A level pavement in Glen Nevis was very strange. I had to stop and get my balance to feel how to walk on it! It was pavement all the way then, although I had thought there was a footpath – my memory must have been of one further up the valley by the visitor centre.
I had a sit down on a low wall, ate a muesli bar and took my boots off to air my feet before the final push. It’s a bit of a walk into town. I caught up with a couple that had passed me when I was having the break. They were walking with the bearded American I had seen on the first day and occasionally since. I told them to keep going through the town to get to the statue of the Weary Hiker. I was quite glad to be with them as I wanted someone to take my photo.
After worrying about getting here in good time, I was a bit early for my 4 p.m. check in – I think it had only taken me about 7 hours. I treated myself to coffee and a huge slice of millionaire’s shortbread in Wetherspoons – and then it started to rain! Well, it is Fort William!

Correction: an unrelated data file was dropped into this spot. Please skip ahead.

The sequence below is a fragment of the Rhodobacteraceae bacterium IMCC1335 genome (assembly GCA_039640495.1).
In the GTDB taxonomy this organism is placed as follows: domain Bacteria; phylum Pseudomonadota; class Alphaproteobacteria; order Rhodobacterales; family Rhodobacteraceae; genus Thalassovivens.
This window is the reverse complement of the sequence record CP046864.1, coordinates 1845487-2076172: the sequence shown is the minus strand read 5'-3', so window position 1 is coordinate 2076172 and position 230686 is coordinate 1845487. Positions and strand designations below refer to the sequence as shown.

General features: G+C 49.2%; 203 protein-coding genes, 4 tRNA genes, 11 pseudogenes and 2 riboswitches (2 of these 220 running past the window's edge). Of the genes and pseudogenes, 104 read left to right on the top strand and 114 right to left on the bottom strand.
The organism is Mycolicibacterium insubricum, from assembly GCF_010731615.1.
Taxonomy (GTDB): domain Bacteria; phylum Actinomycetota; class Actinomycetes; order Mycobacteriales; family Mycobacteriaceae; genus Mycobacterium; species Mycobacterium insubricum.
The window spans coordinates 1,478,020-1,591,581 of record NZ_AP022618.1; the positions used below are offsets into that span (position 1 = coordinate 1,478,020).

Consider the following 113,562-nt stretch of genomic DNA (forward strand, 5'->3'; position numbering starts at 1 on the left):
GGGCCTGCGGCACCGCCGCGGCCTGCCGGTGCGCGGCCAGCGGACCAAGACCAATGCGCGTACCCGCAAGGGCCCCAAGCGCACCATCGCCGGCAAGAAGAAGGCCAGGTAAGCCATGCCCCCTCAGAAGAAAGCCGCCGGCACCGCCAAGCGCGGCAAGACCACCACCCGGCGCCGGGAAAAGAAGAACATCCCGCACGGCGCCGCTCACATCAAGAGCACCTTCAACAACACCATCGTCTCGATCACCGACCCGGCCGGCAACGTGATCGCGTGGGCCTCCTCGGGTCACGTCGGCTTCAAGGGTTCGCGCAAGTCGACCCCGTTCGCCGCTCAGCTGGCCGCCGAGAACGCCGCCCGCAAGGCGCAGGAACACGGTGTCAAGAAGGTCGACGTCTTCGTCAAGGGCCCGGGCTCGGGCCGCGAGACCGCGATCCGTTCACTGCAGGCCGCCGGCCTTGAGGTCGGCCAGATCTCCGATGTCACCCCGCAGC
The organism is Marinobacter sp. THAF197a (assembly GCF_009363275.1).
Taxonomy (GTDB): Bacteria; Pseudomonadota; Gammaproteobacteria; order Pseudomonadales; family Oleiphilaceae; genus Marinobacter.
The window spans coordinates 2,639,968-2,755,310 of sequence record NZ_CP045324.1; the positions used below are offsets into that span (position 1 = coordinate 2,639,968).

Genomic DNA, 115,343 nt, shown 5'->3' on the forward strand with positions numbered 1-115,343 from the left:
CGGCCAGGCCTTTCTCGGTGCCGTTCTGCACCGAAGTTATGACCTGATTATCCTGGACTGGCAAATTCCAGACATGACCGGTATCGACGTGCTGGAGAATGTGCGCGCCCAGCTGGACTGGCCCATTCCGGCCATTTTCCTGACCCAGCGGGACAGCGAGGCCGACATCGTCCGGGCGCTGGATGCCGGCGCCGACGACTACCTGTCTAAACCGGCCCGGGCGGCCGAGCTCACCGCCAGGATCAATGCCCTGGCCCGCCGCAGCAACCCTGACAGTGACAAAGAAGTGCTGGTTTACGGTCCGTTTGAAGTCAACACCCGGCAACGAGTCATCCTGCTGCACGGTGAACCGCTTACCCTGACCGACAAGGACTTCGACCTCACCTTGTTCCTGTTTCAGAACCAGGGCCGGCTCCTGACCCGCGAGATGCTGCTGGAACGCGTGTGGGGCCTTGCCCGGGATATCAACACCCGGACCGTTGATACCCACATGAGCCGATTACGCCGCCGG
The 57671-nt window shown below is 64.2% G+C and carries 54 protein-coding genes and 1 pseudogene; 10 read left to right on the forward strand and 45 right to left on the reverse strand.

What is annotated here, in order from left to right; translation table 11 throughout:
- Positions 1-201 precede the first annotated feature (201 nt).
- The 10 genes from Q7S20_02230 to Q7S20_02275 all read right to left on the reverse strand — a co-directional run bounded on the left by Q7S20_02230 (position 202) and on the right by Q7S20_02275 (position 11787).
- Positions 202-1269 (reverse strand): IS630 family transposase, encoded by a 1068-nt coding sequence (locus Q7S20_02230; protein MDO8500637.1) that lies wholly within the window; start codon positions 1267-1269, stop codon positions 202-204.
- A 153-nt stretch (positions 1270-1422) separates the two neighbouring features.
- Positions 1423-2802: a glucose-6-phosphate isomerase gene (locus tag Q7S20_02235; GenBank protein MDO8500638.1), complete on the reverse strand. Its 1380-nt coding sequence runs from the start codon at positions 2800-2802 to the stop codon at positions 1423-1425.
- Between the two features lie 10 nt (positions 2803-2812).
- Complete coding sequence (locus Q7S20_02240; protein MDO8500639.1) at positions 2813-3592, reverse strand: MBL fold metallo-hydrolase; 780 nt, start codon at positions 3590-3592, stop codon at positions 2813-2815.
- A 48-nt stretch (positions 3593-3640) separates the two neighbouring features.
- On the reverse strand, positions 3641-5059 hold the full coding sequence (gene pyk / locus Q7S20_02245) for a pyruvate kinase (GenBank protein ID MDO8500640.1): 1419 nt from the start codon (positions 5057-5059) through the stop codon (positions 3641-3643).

For my last night, I had treated myself to a really nice B&B – Myrtle Bank – on the edge of town overlooking the loch. My room was in the attic up all the stairs again. No view of the loch but a lovely place to stay. I also treated myself to dinner at the Lime Tree – this did give me a view. Both highly recommended.
I woke in the night with my legs aching for the first time. Do they know it’s over and they’ve given up? Or had I pushed myself a bit for the long final day? I did ache a bit over the next week and I really should have done some gentle walks and had a hot bath.
Go Haggis collected me in good time the following morning and dropped me off at Glasgow Central Station. Again, I would recommend them also as a friendly, efficient and reasonably-priced bag carrying service.
Writing this up has been great. Enough time has elapsed for me to have forgotten little things that I put in my diary at the time, and I have really enjoyed looking back at the photos. Now I want to do it all over again and maybe tag the Great Glen Way on too!